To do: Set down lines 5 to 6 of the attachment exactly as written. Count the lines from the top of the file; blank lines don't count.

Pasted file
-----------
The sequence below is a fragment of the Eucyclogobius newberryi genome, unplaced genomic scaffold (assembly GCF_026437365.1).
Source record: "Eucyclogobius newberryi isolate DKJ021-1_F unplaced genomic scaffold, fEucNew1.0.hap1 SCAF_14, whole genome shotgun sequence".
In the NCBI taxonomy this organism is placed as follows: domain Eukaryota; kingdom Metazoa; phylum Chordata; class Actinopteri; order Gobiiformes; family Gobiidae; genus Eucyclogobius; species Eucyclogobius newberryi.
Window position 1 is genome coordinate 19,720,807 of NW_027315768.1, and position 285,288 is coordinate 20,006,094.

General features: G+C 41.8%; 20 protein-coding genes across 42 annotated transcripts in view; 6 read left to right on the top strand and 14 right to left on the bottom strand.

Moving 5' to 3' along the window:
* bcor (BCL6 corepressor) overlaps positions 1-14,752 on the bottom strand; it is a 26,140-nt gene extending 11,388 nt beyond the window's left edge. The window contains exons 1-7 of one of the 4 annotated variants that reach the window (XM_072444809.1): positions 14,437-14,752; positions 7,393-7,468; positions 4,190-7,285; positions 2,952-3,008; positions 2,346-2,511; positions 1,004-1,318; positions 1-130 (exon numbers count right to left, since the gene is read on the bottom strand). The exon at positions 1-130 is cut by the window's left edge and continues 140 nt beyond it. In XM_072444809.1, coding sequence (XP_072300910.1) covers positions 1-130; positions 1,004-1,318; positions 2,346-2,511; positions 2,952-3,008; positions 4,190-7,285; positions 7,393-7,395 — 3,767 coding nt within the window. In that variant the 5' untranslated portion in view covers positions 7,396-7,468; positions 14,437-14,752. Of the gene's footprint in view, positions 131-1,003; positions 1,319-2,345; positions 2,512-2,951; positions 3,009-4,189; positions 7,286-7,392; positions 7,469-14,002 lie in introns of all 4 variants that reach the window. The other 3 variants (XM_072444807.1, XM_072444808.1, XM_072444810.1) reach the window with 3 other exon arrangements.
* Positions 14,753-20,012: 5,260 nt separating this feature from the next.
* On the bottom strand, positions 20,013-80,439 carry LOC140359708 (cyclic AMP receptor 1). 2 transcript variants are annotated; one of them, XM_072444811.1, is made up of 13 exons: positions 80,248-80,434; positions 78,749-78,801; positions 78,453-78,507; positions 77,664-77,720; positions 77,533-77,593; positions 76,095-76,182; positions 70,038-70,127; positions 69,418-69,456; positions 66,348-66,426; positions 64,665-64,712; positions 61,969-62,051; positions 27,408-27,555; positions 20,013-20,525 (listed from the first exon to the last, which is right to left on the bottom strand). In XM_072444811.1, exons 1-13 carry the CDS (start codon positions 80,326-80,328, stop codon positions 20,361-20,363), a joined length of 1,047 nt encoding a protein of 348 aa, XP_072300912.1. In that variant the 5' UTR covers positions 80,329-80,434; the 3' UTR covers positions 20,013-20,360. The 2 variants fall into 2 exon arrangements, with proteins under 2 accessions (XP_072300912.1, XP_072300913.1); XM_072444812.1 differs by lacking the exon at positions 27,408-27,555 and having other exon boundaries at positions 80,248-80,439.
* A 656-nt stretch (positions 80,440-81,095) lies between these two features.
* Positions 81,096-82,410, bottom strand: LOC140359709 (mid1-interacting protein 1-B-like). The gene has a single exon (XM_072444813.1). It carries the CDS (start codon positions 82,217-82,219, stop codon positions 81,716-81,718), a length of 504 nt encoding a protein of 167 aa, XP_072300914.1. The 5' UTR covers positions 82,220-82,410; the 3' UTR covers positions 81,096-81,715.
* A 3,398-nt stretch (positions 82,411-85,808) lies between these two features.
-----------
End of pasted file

General features: G+C 41.8%; 20 protein-coding genes across 42 annotated transcripts in view; 6 read left to right on the top strand and 14 right to left on the bottom strand.

Moving 5' to 3' along the window: